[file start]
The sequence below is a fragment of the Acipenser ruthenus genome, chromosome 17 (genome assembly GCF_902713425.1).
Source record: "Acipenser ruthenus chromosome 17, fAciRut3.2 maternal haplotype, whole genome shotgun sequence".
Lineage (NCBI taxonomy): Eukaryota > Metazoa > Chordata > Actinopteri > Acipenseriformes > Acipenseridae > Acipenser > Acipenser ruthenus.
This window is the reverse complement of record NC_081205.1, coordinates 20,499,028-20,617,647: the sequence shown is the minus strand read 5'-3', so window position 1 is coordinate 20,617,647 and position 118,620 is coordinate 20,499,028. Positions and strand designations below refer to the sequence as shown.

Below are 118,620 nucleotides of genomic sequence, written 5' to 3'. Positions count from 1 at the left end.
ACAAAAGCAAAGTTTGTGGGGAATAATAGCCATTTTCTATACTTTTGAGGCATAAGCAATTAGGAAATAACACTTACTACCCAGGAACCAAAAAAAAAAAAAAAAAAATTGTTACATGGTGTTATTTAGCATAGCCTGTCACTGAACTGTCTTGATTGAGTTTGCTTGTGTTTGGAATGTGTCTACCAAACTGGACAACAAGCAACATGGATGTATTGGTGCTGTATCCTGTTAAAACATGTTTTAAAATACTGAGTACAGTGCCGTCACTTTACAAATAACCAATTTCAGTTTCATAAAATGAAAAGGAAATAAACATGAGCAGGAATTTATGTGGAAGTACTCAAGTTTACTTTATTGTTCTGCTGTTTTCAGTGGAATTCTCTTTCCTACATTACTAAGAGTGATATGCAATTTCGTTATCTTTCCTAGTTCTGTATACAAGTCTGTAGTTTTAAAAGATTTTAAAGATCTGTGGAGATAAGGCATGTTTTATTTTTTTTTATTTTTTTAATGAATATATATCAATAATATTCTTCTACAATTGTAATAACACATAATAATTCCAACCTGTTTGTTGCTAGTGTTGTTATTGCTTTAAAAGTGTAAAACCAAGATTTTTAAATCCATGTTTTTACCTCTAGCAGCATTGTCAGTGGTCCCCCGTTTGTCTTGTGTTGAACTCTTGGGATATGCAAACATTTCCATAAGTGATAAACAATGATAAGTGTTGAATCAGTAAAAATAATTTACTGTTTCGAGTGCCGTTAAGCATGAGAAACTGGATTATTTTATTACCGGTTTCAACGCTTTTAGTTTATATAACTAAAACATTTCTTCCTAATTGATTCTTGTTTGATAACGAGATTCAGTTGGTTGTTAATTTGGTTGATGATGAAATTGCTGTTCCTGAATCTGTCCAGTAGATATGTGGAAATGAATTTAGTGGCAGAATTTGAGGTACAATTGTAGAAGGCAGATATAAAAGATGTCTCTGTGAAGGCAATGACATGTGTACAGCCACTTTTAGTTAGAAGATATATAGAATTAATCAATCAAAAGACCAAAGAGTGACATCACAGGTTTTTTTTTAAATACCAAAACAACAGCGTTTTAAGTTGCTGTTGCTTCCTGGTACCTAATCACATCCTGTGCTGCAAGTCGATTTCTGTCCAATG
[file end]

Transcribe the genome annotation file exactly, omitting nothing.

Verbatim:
The sequence below is a fragment of the Acipenser ruthenus genome, chromosome 17 (genome assembly GCF_902713425.1).
Source record: "Acipenser ruthenus chromosome 17, fAciRut3.2 maternal haplotype, whole genome shotgun sequence".
Lineage (NCBI taxonomy): Eukaryota > Metazoa > Chordata > Actinopteri > Acipenseriformes > Acipenseridae > Acipenser > Acipenser ruthenus.
This window is the reverse complement of record NC_081205.1, coordinates 20,499,028-20,617,647: the sequence shown is the minus strand read 5'-3', so window position 1 is coordinate 20,617,647 and position 118,620 is coordinate 20,499,028. Positions and strand designations below refer to the sequence as shown.

Below are 118,620 nucleotides of genomic sequence, written 5' to 3'. Positions count from 1 at the left end.
ACAAAAGCAAAGTTTGTGGGGAATAATAGCCATTTTCTATACTTTTGAGGCATAAGCAATTAGGAAATAACACTTACTACCCAGGAACCAAAAAAAAAAAAAAAAAAATTGTTACATGGTGTTATTTAGCATAGCCTGTCACTGAACTGTCTTGATTGAGTTTGCTTGTGTTTGGAATGTGTCTACCAAACTGGACAACAAGCAACATGGATGTATTGGTGCTGTATCCTGTTAAAACATGTTTTAAAATACTGAGTACAGTGCCGTCACTTTACAAATAACCAATTTCAGTTTCATAAAATGAAAAGGAAATAAACATGAGCAGGAATTTATGTGGAAGTACTCAAGTTTACTTTATTGTTCTGCTGTTTTCAGTGGAATTCTCTTTCCTACATTACTAAGAGTGATATGCAATTTCGTTATCTTTCCTAGTTCTGTATACAAGTCTGTAGTTTTAAAAGATTTTAAAGATCTGTGGAGATAAGGCATGTTTTATTTTTTTTTATTTTTTTAATGAATATATATCAATAATATTCTTCTACAATTGTAATAACACATAATAATTCCAACCTGTTTGTTGCTAGTGTTGTTATTGCTTTAAAAGTGTAAAACCAAGATTTTTAAATCCATGTTTTTACCTCTAGCAGCATTGTCAGTGGTCCCCCGTTTGTCTTGTGTTGAACTCTTGGGATATGCAAACATTTCCATAAGTGATAAACAATGATAAGTGTTGAATCAGTAAAAATAATTTACTGTTTCGAGTGCCGTTAAGCATGAGAAACTGGATTATTTTATTACCGGTTTCAACGCTTTTAGTTTATATAACTAAAACATTTCTTCCTAATTGATTCTTGTTTGATAACGAGATTCAGTTGGTTGTTAATTTGGTTGATGATGAAATTGCTGTTCCTGAATCTGTCCAGTAGATATGTGGAAATGAATTTAGTGGCAGAATTTGAGGTACAATTGTAGAAGGCAGATATAAAAGATGTCTCTGTGAAGGCAATGACATGTGTACAGCCACTTTTAGTTAGAAGATATATAGAATTAATCAATCAAAAGACCAAAGAGTGACATCACAGGTTTTTTTTTAAATACCAAAACAACAGCGTTTTAAGTTGCTGTTGCTTCCTGGTACCTAATCACATCCTGTGCTGCAAGTCGATTTCTGTCCAATG